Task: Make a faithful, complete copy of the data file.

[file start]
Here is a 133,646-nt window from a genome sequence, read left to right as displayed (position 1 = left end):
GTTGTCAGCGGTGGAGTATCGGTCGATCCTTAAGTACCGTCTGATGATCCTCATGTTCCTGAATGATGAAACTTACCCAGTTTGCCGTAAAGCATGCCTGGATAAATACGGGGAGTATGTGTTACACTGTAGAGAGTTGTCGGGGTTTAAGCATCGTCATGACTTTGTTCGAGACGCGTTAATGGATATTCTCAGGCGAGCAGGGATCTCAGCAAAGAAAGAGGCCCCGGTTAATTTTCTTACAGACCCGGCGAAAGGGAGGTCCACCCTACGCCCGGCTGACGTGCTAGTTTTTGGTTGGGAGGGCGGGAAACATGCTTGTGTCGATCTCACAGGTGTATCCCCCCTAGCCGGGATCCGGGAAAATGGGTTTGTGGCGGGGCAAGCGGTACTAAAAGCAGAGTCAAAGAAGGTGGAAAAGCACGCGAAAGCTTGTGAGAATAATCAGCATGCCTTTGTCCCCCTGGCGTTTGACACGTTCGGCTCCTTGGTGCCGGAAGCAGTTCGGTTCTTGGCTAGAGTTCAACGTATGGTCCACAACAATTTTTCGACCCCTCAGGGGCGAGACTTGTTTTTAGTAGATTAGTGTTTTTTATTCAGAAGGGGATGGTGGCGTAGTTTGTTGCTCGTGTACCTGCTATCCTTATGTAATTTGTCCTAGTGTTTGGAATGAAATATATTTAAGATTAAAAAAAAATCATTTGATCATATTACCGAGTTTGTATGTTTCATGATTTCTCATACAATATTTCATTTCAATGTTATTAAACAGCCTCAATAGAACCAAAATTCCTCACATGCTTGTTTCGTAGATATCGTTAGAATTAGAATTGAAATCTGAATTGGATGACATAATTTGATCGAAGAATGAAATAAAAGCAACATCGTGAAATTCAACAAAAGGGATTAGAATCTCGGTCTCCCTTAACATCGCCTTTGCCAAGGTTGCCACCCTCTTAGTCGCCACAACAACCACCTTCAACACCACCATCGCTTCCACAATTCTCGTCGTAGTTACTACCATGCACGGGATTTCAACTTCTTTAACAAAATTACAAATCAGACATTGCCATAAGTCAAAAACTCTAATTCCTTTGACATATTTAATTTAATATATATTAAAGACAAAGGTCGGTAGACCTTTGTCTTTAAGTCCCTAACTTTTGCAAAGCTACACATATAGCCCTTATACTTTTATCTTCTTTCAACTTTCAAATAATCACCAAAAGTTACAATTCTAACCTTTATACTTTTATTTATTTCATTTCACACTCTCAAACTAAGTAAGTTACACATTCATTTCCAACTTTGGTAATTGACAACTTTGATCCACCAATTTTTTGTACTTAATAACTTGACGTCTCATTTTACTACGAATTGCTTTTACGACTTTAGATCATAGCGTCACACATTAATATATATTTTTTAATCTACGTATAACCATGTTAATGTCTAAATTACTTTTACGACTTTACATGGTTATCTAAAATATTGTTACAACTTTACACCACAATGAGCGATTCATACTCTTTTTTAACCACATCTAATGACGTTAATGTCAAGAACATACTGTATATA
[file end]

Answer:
Here is a 133,646-nt window from a genome sequence, read left to right as displayed (position 1 = left end):
GTTGTCAGCGGTGGAGTATCGGTCGATCCTTAAGTACCGTCTGATGATCCTCATGTTCCTGAATGATGAAACTTACCCAGTTTGCCGTAAAGCATGCCTGGATAAATACGGGGAGTATGTGTTACACTGTAGAGAGTTGTCGGGGTTTAAGCATCGTCATGACTTTGTTCGAGACGCGTTAATGGATATTCTCAGGCGAGCAGGGATCTCAGCAAAGAAAGAGGCCCCGGTTAATTTTCTTACAGACCCGGCGAAAGGGAGGTCCACCCTACGCCCGGCTGACGTGCTAGTTTTTGGTTGGGAGGGCGGGAAACATGCTTGTGTCGATCTCACAGGTGTATCCCCCCTAGCCGGGATCCGGGAAAATGGGTTTGTGGCGGGGCAAGCGGTACTAAAAGCAGAGTCAAAGAAGGTGGAAAAGCACGCGAAAGCTTGTGAGAATAATCAGCATGCCTTTGTCCCCCTGGCGTTTGACACGTTCGGCTCCTTGGTGCCGGAAGCAGTTCGGTTCTTGGCTAGAGTTCAACGTATGGTCCACAACAATTTTTCGACCCCTCAGGGGCGAGACTTGTTTTTAGTAGATTAGTGTTTTTTATTCAGAAGGGGATGGTGGCGTAGTTTGTTGCTCGTGTACCTGCTATCCTTATGTAATTTGTCCTAGTGTTTGGAATGAAATATATTTAAGATTAAAAAAAAATCATTTGATCATATTACCGAGTTTGTATGTTTCATGATTTCTCATACAATATTTCATTTCAATGTTATTAAACAGCCTCAATAGAACCAAAATTCCTCACATGCTTGTTTCGTAGATATCGTTAGAATTAGAATTGAAATCTGAATTGGATGACATAATTTGATCGAAGAATGAAATAAAAGCAACATCGTGAAATTCAACAAAAGGGATTAGAATCTCGGTCTCCCTTAACATCGCCTTTGCCAAGGTTGCCACCCTCTTAGTCGCCACAACAACCACCTTCAACACCACCATCGCTTCCACAATTCTCGTCGTAGTTACTACCATGCACGGGATTTCAACTTCTTTAACAAAATTACAAATCAGACATTGCCATAAGTCAAAAACTCTAATTCCTTTGACATATTTAATTTAATATATATTAAAGACAAAGGTCGGTAGACCTTTGTCTTTAAGTCCCTAACTTTTGCAAAGCTACACATATAGCCCTTATACTTTTATCTTCTTTCAACTTTCAAATAATCACCAAAAGTTACAATTCTAACCTTTATACTTTTATTTATTTCATTTCACACTCTCAAACTAAGTAAGTTACACATTCATTTCCAACTTTGGTAATTGACAACTTTGATCCACCAATTTTTTGTACTTAATAACTTGACGTCTCATTTTACTACGAATTGCTTTTACGACTTTAGATCATAGCGTCACACATTAATATATATTTTTTAATCTACGTATAACCATGTTAATGTCTAAATTACTTTTACGACTTTACATGGTTATCTAAAATATTGTTACAACTTTACACCACAATGAGCGATTCATACTCTTTTTTAACCACATCTAATGACGTTAATGTCAAGAACATACTGTATATA